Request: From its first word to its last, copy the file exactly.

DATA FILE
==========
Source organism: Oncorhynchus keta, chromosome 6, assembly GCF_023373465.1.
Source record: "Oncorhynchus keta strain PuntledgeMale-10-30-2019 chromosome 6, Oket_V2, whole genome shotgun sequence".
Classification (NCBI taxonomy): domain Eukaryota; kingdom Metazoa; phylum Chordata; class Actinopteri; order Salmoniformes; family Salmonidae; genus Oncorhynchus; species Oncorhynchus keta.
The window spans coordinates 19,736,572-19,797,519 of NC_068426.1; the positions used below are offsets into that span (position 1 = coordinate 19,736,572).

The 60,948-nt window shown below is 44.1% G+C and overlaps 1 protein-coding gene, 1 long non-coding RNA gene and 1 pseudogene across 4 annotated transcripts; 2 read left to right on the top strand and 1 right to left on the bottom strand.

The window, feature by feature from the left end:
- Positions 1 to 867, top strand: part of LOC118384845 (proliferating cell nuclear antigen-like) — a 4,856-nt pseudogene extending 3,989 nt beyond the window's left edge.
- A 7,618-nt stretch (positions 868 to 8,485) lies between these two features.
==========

Source organism: Oncorhynchus keta, chromosome 6, assembly GCF_023373465.1.
Source record: "Oncorhynchus keta strain PuntledgeMale-10-30-2019 chromosome 6, Oket_V2, whole genome shotgun sequence".
Classification (NCBI taxonomy): domain Eukaryota; kingdom Metazoa; phylum Chordata; class Actinopteri; order Salmoniformes; family Salmonidae; genus Oncorhynchus; species Oncorhynchus keta.
The window spans coordinates 19,736,572-19,797,519 of NC_068426.1; the positions used below are offsets into that span (position 1 = coordinate 19,736,572).

The 60,948-nt window shown below is 44.1% G+C and overlaps 1 protein-coding gene, 1 long non-coding RNA gene and 1 pseudogene across 4 annotated transcripts; 2 read left to right on the top strand and 1 right to left on the bottom strand.

The window, feature by feature from the left end:
- Positions 1 to 867, top strand: part of LOC118384845 (proliferating cell nuclear antigen-like) — a 4,856-nt pseudogene extending 3,989 nt beyond the window's left edge.
- A 7,618-nt stretch (positions 868 to 8,485) lies between these two features.